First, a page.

Thank you again, Linda, for such an extraordinary gift from Nature.

Bur oak leaf and capped acorns

Bur oak leaf and capped acorns

The acorns are huge

The acorns are huge

Comparing a bur oak leaf and acorns (green leaf and acorns on left) to leaf and acorns from Seattle (brown leaf and acorns on right)

Comparing a bur oak leaf and acorns (green leaf and acorns on left) to oak leaf and acorns from Seattle (brown leaf and acorns on right)

Displaying my gift

Displaying my gift

Underlying pencil sketch for my bur oak painting

Underlying pencil sketch for my bur oak painting

Tiny Acorns, Mighty Oaks

October 4, 2013

“Might oaks from tiny acorns grow.”
— English proverb

Watercolor sketch of three acorns

Watercolor sketch of three acorns

Gift for my daughter on the occasion of her 25th birthday

Gift for my daughter on the occasion of her 25th birthday

Today I’m sharing yet another watercolor painting of this season’s acorns.  I framed this sketch and presented it with a small jar of acorns to my daughter for her 25th birthday.  She’s a teacher, and I thought these small gifts would look nice on her desk at school — a reminder of her work preparing the soil for her students to thrive and grow.

 

 

 

Happy Autumn!

I’ve always found acorns to be quintessential symbols of autumn.  I enjoy painting them.

Watercolor sketch of five acorns

Watercolor sketch of five acorns

Watercolor sketch of another variety of acorn

Watercolor sketch of another variety of acorn

 Acorn
by Valerie Worth, from All the Small Poems and Fourteen More

An acorn
Fits perfectly
Into its shingled
Cup, with a stick
Attached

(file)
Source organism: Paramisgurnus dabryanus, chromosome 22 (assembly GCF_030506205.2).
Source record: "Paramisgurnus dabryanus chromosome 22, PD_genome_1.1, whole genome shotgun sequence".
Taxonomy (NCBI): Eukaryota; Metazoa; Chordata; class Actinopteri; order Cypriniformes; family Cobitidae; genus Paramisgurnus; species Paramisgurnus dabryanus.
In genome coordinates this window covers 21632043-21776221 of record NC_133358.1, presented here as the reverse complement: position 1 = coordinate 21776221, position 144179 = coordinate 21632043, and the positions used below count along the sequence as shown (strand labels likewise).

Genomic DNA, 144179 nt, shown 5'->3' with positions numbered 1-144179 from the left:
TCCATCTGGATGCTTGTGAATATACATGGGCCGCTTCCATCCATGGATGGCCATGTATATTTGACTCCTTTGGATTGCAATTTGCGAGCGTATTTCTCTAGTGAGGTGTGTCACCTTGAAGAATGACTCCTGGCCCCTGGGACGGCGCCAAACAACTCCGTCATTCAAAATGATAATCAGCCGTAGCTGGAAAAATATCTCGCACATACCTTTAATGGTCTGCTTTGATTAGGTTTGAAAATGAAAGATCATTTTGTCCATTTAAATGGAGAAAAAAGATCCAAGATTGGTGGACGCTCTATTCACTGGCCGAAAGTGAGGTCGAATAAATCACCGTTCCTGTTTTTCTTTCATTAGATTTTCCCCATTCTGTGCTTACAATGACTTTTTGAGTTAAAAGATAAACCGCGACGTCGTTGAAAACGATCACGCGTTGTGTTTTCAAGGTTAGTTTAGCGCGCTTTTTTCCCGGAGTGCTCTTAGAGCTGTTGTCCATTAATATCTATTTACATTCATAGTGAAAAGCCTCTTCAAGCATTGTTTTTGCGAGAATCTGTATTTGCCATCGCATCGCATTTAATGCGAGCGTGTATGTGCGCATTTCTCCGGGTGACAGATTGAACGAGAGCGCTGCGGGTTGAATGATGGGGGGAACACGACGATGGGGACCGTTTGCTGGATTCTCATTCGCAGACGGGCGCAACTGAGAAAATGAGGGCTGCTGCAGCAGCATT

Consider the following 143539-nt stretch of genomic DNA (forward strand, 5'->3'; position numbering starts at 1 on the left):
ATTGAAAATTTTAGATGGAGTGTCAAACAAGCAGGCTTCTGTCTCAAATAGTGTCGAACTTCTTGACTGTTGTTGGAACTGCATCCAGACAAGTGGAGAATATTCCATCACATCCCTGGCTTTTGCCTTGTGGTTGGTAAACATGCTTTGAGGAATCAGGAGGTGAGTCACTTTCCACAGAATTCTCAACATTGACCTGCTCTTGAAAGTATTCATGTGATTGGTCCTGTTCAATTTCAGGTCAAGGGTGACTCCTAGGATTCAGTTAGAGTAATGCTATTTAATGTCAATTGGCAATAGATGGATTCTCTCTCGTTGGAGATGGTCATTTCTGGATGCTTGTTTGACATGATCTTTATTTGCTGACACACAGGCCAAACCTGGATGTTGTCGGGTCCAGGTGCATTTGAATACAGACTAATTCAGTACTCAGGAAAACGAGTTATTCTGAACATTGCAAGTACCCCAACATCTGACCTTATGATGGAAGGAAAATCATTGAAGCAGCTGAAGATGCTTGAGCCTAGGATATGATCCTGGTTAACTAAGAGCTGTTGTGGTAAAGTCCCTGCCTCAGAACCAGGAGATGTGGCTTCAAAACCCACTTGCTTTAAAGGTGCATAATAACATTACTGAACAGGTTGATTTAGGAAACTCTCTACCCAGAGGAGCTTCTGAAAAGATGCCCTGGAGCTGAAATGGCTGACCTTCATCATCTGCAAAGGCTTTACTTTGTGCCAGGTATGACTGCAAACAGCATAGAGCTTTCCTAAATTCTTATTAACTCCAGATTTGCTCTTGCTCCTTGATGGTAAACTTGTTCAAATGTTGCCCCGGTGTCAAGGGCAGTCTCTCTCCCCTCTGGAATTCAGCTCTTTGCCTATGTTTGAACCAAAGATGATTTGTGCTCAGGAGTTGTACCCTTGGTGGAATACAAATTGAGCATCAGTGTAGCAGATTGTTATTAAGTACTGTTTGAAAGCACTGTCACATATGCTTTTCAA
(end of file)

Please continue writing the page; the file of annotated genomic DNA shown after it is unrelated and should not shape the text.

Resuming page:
At the top.

Its polished
Nut curves
In the shape
Of a drop, drawn
Down to a thorn
At the tip,

And its heart
Holds folded
Thick white fat
From which
A marvelous
Tree grows up:

I think no better
Invention or
Mechanical trick
Could ever
Be bought
In a shop.

 

 

Why Do We Make Things?

September 17, 2013

Watercolor sketch of oak leaves and acorns

Watercolor sketch of oak leaves and acorns

I seem to be all over the map (again), wondering why I am spending my days the way I do.  Why do I take photos, again and again, of flowers and leaves, etc.? Haven’t I done that already?   Why do I spend my time creating blog posts after all these (4+) years, and would it make more sense to live my life off stage?  Especially when there are (many) days when I seem to have nothing to say?  Why am I taking up a paintbrush?  What am I trying to say, if anything, with my little watercolor sketches, such as these oak leaves and acorns?  (Maybe the value is in taking the time to see rather than in having something to say?)  But am I just replicating in paint what I am stuck with in photography?